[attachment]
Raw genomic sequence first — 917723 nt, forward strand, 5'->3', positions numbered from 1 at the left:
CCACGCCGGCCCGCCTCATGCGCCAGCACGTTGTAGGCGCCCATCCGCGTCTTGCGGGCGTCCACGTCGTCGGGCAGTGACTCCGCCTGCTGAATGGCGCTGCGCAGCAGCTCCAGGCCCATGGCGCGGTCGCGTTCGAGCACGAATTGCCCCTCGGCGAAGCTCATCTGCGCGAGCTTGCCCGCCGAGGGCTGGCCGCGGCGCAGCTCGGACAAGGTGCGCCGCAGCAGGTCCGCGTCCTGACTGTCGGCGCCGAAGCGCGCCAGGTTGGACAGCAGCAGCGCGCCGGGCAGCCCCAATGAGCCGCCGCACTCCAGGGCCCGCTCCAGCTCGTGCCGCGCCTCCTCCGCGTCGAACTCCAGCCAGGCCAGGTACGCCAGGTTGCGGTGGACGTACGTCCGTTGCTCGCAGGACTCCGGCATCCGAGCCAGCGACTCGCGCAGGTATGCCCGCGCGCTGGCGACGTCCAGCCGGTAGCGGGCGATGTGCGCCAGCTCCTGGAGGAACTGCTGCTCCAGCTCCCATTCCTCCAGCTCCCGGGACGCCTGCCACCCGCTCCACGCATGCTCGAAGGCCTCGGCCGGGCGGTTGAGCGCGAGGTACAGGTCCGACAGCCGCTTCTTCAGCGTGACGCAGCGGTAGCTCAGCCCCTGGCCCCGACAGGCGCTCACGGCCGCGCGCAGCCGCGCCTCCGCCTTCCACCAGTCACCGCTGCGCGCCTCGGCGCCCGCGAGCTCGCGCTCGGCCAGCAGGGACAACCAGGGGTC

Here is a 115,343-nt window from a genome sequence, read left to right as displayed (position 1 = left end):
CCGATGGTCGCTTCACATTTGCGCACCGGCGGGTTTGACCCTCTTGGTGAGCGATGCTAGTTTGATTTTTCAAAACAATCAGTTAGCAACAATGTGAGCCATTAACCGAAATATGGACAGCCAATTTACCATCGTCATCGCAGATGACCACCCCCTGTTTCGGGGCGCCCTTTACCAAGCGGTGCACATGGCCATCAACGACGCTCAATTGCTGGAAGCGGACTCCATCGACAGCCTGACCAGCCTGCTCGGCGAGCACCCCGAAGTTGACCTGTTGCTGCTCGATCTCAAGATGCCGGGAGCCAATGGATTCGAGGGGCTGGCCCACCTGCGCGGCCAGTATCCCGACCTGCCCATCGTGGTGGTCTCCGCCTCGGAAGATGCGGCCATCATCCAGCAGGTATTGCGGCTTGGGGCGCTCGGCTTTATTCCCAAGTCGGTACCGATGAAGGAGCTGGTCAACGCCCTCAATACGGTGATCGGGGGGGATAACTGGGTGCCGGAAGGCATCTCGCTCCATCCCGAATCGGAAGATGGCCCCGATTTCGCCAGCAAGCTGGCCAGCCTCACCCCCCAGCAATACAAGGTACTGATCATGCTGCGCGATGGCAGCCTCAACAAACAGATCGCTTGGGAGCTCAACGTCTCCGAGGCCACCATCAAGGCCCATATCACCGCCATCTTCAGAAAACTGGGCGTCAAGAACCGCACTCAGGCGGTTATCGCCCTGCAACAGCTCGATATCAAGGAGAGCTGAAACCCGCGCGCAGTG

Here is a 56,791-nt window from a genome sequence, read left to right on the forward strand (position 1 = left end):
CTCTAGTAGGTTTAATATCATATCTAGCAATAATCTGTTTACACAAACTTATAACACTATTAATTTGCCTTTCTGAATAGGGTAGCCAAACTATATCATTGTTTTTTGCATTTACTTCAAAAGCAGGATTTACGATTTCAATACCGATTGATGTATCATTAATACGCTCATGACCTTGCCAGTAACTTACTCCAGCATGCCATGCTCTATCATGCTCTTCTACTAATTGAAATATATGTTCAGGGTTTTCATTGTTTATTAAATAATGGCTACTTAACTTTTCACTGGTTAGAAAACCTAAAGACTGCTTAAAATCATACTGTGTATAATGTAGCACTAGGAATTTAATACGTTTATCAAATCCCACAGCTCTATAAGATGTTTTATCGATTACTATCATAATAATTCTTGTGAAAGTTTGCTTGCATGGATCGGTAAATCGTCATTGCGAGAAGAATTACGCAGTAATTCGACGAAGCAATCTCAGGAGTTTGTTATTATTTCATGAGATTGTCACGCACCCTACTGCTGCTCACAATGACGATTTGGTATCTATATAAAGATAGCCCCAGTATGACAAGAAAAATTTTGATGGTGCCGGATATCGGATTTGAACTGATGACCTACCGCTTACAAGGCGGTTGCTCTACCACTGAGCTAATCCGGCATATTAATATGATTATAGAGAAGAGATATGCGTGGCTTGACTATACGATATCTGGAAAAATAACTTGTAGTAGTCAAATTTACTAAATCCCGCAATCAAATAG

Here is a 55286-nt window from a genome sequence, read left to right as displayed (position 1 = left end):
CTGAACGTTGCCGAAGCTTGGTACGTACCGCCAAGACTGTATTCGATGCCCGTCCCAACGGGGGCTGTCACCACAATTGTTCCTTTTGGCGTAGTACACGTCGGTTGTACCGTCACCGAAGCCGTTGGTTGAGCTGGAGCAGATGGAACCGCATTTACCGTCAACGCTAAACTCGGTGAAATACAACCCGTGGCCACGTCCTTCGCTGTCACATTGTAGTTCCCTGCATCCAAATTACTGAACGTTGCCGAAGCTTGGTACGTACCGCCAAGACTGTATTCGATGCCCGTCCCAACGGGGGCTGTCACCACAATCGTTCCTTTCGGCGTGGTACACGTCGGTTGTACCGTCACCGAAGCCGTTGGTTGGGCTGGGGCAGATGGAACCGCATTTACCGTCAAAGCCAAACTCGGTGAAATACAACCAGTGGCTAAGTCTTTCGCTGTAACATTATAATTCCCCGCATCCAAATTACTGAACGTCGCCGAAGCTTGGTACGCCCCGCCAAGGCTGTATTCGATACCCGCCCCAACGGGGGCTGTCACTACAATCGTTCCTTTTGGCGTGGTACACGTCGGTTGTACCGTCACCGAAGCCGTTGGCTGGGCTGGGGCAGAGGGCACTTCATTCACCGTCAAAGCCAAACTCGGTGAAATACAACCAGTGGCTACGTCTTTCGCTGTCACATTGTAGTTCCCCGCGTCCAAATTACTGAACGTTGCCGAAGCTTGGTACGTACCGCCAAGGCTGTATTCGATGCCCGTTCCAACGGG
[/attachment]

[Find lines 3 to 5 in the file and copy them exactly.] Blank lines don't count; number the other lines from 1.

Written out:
Here is a 115,343-nt window from a genome sequence, read left to right as displayed (position 1 = left end):
CCGATGGTCGCTTCACATTTGCGCACCGGCGGGTTTGACCCTCTTGGTGAGCGATGCTAGTTTGATTTTTCAAAACAATCAGTTAGCAACAATGTGAGCCATTAACCGAAATATGGACAGCCAATTTACCATCGTCATCGCAGATGACCACCCCCTGTTTCGGGGCGCCCTTTACCAAGCGGTGCACATGGCCATCAACGACGCTCAATTGCTGGAAGCGGACTCCATCGACAGCCTGACCAGCCTGCTCGGCGAGCACCCCGAAGTTGACCTGTTGCTGCTCGATCTCAAGATGCCGGGAGCCAATGGATTCGAGGGGCTGGCCCACCTGCGCGGCCAGTATCCCGACCTGCCCATCGTGGTGGTCTCCGCCTCGGAAGATGCGGCCATCATCCAGCAGGTATTGCGGCTTGGGGCGCTCGGCTTTATTCCCAAGTCGGTACCGATGAAGGAGCTGGTCAACGCCCTCAATACGGTGATCGGGGGGGATAACTGGGTGCCGGAAGGCATCTCGCTCCATCCCGAATCGGAAGATGGCCCCGATTTCGCCAGCAAGCTGGCCAGCCTCACCCCCCAGCAATACAAGGTACTGATCATGCTGCGCGATGGCAGCCTCAACAAACAGATCGCTTGGGAGCTCAACGTCTCCGAGGCCACCATCAAGGCCCATATCACCGCCATCTTCAGAAAACTGGGCGTCAAGAACCGCACTCAGGCGGTTATCGCCCTGCAACAGCTCGATATCAAGGAGAGCTGAAACCCGCGCGCAGTG

Here is a 56,791-nt window from a genome sequence, read left to right on the forward strand (position 1 = left end):